The Rise of Automation (Feb. 20)

Register here: https://tinyurl.com/mindandmachine2

It’s a question as old as the Industrial Revolution and it remains just as important today: Will the machines take all our jobs? In his lecture “Bots and Tots,” Google chief economist Hal Varian will delve into issues involved in forecasting attempts to predict the impact of automation on the demand for human labor in the next few decades. He will also discuss how the supply side of the market interacts with the demand side.

In addition to his work at Google, Varian is an emeritus professor at UC Berkeley in the departments of business, economics and information management. He has published numerous papers in economic theory, econometrics, industrial organization, public finance and the economics of information technology.

The public lectures are part of a larger, research-focused, two-day workshop that aims to bring together some of the greatest minds on the topic of human and machine intelligence in a series of interdisciplinary interactions. Researchers from leading institutions including Harvard, Princeton, UC Berkeley, Carnegie Mellon, Google, University of Chicago Business School and Facebook AI will be among the participants, providing insights from a variety of fields, including computer science, engineering, psychology, neuroscience and economics.

“Interdisciplinary meetings are fundamentally different from the more typical meetings,” said Eckstein, whose own research delves into the ways human brains conduct visual searches, recognize faces and direct attention — tasks humans do naturally, but that computers still struggle with. “Everybody needs to work a little harder to understand each other and concepts and approaches get shaken.”

The workshop’s meetings and discussions will give researchers the lay of the land by focusing on the similarities and differences in the capabilities of human and artificial intelligence, and the state of the art on AI that aims to achieve some of the mind’s unique abilities. It will also look at the role of AI in the economic world.

“How much screen time do we spend on our cellphones each day? Do you ask Alexa for the traffic?” asked Wang, who is also the director of the campus’s Center for Responsible Machine Learning (CRML). “The convergence of human and machine intelligence is already happening, and removing the blocks to communication would free up human time and energy, allowing us to think about more important questions.”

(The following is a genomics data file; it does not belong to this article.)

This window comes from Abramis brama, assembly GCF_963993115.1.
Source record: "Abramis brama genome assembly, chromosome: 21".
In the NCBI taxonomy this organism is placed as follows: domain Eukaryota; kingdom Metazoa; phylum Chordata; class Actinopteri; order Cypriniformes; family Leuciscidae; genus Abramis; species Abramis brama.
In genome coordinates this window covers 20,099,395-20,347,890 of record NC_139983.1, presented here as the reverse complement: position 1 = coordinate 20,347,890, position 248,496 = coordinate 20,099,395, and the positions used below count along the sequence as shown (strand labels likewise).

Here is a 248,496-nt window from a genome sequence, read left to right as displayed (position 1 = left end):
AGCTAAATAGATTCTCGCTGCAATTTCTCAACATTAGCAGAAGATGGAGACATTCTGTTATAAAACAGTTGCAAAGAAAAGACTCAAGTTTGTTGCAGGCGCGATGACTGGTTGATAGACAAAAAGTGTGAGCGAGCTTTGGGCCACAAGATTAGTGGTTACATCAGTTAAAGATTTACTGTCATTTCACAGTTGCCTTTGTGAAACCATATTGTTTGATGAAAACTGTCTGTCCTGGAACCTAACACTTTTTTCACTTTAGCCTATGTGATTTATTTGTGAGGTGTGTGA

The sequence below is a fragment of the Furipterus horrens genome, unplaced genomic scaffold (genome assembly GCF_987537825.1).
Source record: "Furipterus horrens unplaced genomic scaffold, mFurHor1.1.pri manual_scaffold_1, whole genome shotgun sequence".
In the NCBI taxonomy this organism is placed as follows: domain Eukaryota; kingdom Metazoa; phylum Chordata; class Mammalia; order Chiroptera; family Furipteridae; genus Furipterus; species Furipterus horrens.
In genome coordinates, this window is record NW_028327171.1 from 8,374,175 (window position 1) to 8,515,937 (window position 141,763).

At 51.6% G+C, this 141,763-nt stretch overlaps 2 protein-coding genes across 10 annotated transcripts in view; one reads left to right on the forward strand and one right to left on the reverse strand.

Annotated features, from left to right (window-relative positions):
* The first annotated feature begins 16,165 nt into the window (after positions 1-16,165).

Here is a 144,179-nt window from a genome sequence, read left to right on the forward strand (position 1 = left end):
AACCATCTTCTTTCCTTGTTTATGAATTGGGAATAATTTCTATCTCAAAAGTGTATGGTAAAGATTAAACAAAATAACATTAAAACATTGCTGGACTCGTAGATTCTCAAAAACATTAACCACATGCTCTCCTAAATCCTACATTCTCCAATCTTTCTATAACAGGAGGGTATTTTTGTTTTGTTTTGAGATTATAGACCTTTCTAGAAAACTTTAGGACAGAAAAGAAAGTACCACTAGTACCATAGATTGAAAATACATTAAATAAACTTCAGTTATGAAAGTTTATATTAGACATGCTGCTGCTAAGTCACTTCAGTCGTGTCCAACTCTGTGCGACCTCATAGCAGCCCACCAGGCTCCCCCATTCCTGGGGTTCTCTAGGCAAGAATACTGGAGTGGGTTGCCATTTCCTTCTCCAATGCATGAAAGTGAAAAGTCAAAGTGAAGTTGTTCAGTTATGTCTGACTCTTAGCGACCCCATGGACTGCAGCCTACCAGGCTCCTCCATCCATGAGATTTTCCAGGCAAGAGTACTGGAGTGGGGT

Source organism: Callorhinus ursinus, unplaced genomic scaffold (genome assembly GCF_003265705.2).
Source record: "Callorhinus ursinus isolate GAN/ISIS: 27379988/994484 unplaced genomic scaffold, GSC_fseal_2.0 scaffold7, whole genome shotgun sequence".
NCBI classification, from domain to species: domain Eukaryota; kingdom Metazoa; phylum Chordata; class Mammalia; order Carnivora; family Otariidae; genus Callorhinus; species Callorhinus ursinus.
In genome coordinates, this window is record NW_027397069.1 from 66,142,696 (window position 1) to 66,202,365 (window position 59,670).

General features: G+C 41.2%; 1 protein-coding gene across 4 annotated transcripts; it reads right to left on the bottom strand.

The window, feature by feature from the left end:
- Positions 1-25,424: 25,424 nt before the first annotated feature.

The explorations will continue beyond the workshop as well, with research collaborations bringing together faculty members from diverse disciplines, including four endowed chairs. The initiative also will bridge myriad centers and programs on campus, including the Sage Center for the Study of the Mind, CRML, the Cognitive Science Program, the Data Science Initiative and the Center for Information Technology and Society.

“UCSB has built a worldwide reputation by looking at important scientific problems from different perspectives and it was conducting interdisciplinary research before that became a trend,” Eckstein said. “We are approaching this initiative with the same philosophy. Our goal is to create a cluster of professors and researchers that like to get together, look at problems from very different perspectives and think hard about new questions and new approaches to answer those questions.”

The Mellichamp Academic Initiative in Mind & Machine Intelligence is part of a special new cluster that will include four endowed chairs. These will have connections to multiple academic departments, including psychological and brain sciences, economics, geography, electrical and computer engeineering, linguistics and English, as well as to neuroscience and data science initiatives.

Contact Info: 

Sonia Fernandez

(805) 893-4765